6. Even with these indispensable demands of truth and justice, the officium caritatis et unitatis in which I have framed my reflections thus far can never mean a state of intellectual inertia, resulting in a conception of the person, the object of your judgments, which has been detached from historical and anthropological reality, and is limited and indeed marred by a vision culturally bound to one part of the world or another.
Problems concerning marriage, which the dean mentioned at the beginning require on your part, primarily of you who comprise this ordinary appellate tribunal of the Holy See, intelligent attention to progress in the human sciences in the light of Christian revelation, Tradition and the Church’s authentic magisterium. Reverently preserve everything of sound culture and learning bequeathed to us by the past, but accept with discernment everything good and right that, the present likewise offers us. Indeed, be guided always and only by the supreme standard of seeking the truth, without thinking that the correctness of solutions depends on merely preserving contingent human aspects or on the frivolous desire for novelties not in conformity with the truth.
In particular, the right understanding of “marital consent,” the foundation and cause of the marriage covenant in all its aspects and in all its implications, cannot be restricted in an exclusive way to now well-established models, doubtlessly still valid today but capable of improvement with the advances in the anthropological and juridical sciences. Even in its autonomy and its specific epistemological and doctrinal nature, canon law must especially today utilize the contributions of the other moral, historical and religious disciplines.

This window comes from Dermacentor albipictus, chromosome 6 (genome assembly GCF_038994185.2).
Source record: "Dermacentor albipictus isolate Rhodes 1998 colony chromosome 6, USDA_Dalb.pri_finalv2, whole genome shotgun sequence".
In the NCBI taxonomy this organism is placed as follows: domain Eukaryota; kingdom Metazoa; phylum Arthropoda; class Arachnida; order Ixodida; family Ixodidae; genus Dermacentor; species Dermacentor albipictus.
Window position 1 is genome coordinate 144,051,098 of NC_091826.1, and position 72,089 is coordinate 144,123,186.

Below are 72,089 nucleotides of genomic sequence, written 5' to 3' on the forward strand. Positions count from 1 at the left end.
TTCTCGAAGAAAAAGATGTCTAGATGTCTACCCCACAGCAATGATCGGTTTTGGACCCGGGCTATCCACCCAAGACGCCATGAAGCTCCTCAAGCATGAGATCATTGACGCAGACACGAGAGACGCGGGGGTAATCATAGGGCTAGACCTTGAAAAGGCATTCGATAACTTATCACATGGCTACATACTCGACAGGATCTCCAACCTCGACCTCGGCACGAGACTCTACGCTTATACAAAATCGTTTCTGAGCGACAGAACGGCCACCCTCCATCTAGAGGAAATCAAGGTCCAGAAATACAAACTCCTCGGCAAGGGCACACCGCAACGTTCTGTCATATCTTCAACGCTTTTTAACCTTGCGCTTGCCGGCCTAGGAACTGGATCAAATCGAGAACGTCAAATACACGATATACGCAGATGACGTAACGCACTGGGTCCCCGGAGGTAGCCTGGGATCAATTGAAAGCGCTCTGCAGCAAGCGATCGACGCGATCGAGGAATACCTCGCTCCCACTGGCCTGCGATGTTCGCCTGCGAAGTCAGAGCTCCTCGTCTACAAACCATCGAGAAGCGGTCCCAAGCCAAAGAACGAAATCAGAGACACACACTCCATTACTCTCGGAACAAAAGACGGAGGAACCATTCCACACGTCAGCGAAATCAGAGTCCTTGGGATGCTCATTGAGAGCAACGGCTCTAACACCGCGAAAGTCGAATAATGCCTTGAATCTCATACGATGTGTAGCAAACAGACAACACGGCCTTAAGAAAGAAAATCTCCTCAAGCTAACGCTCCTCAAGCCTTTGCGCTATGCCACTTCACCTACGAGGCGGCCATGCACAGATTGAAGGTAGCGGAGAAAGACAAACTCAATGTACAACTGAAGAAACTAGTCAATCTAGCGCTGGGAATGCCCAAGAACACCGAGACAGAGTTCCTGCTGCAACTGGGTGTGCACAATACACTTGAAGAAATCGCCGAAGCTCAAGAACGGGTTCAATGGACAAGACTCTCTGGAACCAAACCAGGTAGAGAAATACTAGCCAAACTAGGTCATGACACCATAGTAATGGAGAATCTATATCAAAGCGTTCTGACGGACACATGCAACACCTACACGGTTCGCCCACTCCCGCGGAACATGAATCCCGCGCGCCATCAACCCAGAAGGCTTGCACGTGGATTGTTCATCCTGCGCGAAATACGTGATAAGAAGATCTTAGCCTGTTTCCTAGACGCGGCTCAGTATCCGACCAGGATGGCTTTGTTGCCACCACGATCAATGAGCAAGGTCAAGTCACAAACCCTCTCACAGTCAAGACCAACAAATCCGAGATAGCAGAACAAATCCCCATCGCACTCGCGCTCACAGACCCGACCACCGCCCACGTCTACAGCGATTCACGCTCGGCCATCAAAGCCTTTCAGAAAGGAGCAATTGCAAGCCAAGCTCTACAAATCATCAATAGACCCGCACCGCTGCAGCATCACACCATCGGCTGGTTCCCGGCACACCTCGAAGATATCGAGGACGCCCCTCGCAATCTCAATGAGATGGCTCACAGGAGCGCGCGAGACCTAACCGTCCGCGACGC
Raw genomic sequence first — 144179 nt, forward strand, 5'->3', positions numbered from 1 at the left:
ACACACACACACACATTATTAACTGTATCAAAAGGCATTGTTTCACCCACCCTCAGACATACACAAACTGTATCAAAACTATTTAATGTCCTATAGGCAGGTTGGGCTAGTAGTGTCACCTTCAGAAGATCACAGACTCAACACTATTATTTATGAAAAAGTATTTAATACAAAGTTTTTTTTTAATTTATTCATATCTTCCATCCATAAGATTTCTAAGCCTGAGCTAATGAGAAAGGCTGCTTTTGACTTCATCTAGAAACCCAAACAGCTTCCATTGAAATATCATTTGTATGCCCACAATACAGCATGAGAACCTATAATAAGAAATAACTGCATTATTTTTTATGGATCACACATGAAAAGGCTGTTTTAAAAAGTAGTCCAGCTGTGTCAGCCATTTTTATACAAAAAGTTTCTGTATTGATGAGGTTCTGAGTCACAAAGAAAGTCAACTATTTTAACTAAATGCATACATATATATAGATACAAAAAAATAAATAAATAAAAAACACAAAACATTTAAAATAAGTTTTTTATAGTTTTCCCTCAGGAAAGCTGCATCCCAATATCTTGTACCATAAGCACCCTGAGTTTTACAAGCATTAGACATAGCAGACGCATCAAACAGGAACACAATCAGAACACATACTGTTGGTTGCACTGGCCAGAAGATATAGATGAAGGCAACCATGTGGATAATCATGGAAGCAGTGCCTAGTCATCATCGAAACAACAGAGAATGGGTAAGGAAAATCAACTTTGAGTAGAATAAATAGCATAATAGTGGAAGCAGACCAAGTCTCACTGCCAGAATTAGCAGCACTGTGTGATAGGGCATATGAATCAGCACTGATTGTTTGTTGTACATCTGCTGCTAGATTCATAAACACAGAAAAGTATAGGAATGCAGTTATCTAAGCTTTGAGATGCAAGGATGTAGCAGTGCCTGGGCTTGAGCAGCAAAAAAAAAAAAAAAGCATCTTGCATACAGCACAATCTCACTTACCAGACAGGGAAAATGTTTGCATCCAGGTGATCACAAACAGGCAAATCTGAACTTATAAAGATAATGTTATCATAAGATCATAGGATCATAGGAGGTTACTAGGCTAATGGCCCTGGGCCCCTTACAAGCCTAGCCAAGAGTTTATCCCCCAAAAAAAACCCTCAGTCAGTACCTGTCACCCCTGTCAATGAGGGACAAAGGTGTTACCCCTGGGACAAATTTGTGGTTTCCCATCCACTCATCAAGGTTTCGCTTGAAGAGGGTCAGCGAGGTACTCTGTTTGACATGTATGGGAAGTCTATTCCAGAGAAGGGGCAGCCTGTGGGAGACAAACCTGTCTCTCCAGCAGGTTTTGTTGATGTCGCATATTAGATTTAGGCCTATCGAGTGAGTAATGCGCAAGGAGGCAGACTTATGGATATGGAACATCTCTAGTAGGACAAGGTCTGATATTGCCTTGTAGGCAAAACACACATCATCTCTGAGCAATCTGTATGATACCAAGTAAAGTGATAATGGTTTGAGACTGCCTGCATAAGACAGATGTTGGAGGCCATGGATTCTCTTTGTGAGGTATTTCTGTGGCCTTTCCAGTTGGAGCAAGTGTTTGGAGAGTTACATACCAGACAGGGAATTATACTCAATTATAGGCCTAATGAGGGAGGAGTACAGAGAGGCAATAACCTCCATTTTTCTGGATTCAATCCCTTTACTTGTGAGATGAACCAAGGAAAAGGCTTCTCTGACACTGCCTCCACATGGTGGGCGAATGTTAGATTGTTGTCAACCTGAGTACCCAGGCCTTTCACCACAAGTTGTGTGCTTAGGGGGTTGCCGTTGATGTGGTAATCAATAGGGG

In this delicate, interdisciplinary process, fidelity to the revealed truth about marriage and the family, authentically interpreted by the Church’s magisterium, always serves as the definitive reference point and the true incentive for a profound renewal of this area of Church life.
Thus, the completion of 90 years of activity by the restored Rota becomes a source of new enthusiasm for the future in the high expectation that unity in charity will also be achieved in a visible way among the people of God, who are the Church.
May the Spirit of truth enlighten you in your momentous office, which is a service to the brothers and sisters who have recourse to you, and may my blessing, which I affectionately impart to you, be a wish and a pledge of God’s continual and provident assistance.